questioning athletic performance futures with evolving technology

Clippit — Speculative Design

In this two quarter DRG we will design and create three short videos to provoke discussion around the future of tracking and data collection in sports. Through a research method called Speculative Design we will aim to get student-athletes, coaches, and staff at universities in the US as well as the wider collegiate athletic community to think and reflect on what they want (or don't want) from sports tracking technologies.
Below is the final video framing what our speculative future of sports technology may look like.
the biodata
Academic Design Research Group
Winter/Spring 2021 — 20 weeks ongoing
Dr. Sean Munson — HCDE Assoc. Professor
Sam Kolovson — UW HCDE PhD Thesis
Sam Kolovson — HCDE PhD Student
Nicki Chan — Industrial Design
Lark Skov — Linguistics / Elite Athlete
+ Naomi Chau, Paul Fallon, Chris Hong, Claire Marion, Drew Nevins, Jenna Phillips, Ciana Yi
pen & paper, cameras, Miro, Figma, Premiere Pro, AfterEffects, Google Suite
We aim to get the collegiate athletic community to think and reflect on what they want (or don't want) from sports tracking technologies.
Design Goal
week one
After greetings and getting-to-know-ya's we jumped right into ideating. To get us in the correct mindset we spent a maximum of 2 hours taking everyday items and imagined what they would look like in the future shared through a sketch video.
I took a small bookshelf cart and transformed it into an Amazon-like experience. The reimagined shelf tracked and evaluated your reading habits in order to offer advice and recommendations on how and what to read. 
We were greatly inspired by the work collected in James Auger's Crafting the Speculation.
week two
After sharing our future forward everyday items we began shifting our focus into the world of athletics. We were tasked with the same video format as week one but this time discussing value tensions in the athletic sphere. 
I explored the tensions of success & performance against trust & accountability through a simple contact lens interface that requires users to confirm what data they want to trade with who.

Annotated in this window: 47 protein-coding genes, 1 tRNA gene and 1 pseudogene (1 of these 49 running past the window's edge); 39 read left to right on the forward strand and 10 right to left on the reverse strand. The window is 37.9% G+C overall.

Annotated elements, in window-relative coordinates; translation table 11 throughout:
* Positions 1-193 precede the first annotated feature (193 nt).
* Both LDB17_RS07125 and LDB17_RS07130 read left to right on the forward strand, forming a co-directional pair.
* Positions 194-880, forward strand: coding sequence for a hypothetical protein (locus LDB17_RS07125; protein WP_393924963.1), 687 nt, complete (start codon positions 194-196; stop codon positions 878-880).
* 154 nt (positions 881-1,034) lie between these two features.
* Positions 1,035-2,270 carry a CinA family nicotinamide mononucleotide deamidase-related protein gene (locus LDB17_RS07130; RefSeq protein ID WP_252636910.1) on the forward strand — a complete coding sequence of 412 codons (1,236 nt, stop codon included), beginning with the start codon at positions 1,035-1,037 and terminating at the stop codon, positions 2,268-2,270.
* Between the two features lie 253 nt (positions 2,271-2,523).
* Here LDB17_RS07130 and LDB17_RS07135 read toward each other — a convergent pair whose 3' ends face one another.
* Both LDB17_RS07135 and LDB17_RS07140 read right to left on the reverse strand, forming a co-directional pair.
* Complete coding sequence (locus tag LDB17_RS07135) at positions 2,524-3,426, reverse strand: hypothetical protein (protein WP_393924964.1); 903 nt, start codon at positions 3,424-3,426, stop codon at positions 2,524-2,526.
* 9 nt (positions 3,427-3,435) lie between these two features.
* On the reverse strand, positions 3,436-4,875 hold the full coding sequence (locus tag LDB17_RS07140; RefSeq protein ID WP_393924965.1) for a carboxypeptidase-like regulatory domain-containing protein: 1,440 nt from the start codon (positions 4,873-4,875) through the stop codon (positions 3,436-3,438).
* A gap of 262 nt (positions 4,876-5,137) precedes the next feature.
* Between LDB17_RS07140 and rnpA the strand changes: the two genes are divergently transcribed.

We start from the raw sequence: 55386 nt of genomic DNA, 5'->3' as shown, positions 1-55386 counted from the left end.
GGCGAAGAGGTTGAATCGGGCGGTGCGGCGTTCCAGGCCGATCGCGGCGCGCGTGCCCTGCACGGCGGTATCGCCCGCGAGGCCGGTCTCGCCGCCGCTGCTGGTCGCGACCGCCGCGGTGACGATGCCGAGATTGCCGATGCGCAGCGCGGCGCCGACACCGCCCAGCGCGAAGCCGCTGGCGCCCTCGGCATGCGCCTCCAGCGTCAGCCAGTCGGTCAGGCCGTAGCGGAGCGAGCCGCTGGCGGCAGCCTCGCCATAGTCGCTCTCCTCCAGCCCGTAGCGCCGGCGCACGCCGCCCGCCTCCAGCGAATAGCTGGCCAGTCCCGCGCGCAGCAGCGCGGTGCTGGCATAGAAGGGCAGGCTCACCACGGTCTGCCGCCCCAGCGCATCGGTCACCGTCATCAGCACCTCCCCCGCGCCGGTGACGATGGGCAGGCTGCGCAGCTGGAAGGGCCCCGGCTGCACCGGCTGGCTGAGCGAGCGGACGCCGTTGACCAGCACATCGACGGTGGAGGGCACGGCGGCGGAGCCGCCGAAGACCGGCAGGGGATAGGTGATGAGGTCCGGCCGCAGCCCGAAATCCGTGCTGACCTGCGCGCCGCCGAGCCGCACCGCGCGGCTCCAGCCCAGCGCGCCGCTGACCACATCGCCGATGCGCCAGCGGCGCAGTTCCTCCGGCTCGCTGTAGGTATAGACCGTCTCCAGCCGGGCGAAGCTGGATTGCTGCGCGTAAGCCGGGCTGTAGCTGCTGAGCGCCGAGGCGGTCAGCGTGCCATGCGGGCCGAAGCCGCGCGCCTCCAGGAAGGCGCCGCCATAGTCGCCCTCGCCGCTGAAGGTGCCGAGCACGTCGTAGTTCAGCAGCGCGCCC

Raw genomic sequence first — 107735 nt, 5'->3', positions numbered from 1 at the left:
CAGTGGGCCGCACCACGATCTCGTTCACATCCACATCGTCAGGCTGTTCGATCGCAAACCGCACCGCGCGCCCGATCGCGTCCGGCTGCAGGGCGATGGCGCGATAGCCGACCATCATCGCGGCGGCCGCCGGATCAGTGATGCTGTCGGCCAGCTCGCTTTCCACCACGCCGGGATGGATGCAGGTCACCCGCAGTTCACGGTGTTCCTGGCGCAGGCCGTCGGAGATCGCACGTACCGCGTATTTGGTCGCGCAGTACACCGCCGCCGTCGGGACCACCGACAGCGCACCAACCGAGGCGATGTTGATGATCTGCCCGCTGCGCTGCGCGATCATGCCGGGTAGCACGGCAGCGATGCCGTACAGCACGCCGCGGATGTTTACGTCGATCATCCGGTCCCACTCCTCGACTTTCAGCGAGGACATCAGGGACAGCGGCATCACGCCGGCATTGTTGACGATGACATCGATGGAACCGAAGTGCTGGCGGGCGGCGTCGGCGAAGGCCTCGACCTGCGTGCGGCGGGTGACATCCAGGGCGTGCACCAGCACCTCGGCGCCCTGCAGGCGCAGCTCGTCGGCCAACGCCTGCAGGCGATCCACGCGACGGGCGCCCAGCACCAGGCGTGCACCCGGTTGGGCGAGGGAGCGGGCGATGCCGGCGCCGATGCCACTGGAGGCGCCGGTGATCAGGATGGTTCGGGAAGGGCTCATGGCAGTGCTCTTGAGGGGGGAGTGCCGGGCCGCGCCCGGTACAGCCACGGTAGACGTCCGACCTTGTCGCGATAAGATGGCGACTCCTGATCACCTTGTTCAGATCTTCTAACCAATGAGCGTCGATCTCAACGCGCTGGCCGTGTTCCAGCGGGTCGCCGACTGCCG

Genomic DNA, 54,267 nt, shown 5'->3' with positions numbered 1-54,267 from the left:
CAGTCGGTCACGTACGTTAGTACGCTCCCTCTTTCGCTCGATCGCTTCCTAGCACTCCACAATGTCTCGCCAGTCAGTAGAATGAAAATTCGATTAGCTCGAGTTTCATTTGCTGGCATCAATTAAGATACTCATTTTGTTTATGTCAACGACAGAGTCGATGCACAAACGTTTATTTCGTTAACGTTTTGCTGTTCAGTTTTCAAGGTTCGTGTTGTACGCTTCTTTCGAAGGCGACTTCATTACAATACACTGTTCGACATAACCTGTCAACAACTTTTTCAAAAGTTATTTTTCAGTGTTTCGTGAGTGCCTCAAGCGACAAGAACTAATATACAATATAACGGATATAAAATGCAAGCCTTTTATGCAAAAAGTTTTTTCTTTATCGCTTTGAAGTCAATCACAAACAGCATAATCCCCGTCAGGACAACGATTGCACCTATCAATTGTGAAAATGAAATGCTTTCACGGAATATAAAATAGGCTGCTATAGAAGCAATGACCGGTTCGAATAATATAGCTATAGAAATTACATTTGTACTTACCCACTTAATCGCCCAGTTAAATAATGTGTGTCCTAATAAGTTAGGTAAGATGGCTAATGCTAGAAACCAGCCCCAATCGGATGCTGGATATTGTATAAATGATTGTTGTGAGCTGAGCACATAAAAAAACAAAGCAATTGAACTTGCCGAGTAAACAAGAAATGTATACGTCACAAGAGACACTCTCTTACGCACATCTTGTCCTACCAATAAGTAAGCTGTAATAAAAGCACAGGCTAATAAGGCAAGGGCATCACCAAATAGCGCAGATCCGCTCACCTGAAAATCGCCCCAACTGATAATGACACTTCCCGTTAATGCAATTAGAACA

This week's concepts were guided by Stephen Pupura and team's Fit4Life, a speculative paper discussing the wariness of over-designing for health and weight loss.
week three
We continued into week three with more rapid ideation. Instead of taking one concept and building it into a more structured video, we quickly sketched potential tracking technologies and scenarios. We brought in over 200 ideas that ranged from worst to best scenarios and undesirable to preferred technologies. 
Prior to interacting with each others ideas we research coded chunks of quantitative data that came in earlier research attaching value tensions to interview quotes.
We then as a group annotated and marked almost all 200+ ideas. Marking them with potential issues, fitting value tensions, as well as memes and emojis, in order to get a better understanding of what directions we should pursue.
week four
Week four called for storyboarding. We took each others ideas and mixed and supplemented them in order to craft storyboards that described how the technology would work and what value tensions it would fall under.
When we came together we tracked patterns and similarities in order to get a better sense of what stories were more compelling than others. 
week five
We took a step back in week five to take it all in.  We looked at the bigger picture and then picked pieces and elements inorder to build out four main stories we could potentially tell.  We grouped our ideas into three main sections:
• privacy & trust vs. accountability and integrity
• teams vs. individual and success vs. autonomy
• tech inequality and the concept of choice
• data-driven training vs. data-informed training
week six – ten
In the finals weeks of the first half of our research we split into smaller groups to better understand our value tension scenario. Our group was assigned the combined sections of tech inequality, teams vs individual, and success vs. autonomy. 
Our halfway presentation is laid out below. Here we explained how we evolved out problem space into the question of "how much is too much?". We aim to create a discourse on how to balance data use and its impact on performance and health. In our proposed video we will portray the paradoxes that arise with tracking technologies through the life of the same student-athlete in two different universes, one is saturated with technology and the other is technologically minimal.
looking ahead to reactions
Thanks you to Sam Kolovson for creating a research space that is near to my heart and a safe space to share ideas. You've brought together a group of diverse academic and worldview backgrounds and made the research process smooth and effortless. Thanks to my smaller group teammates Lark and Nicki for being down for anything and perceptive to all ideas and views. I'm happy to see this project land where it did and am looking forward to seeing the reaction to the research.

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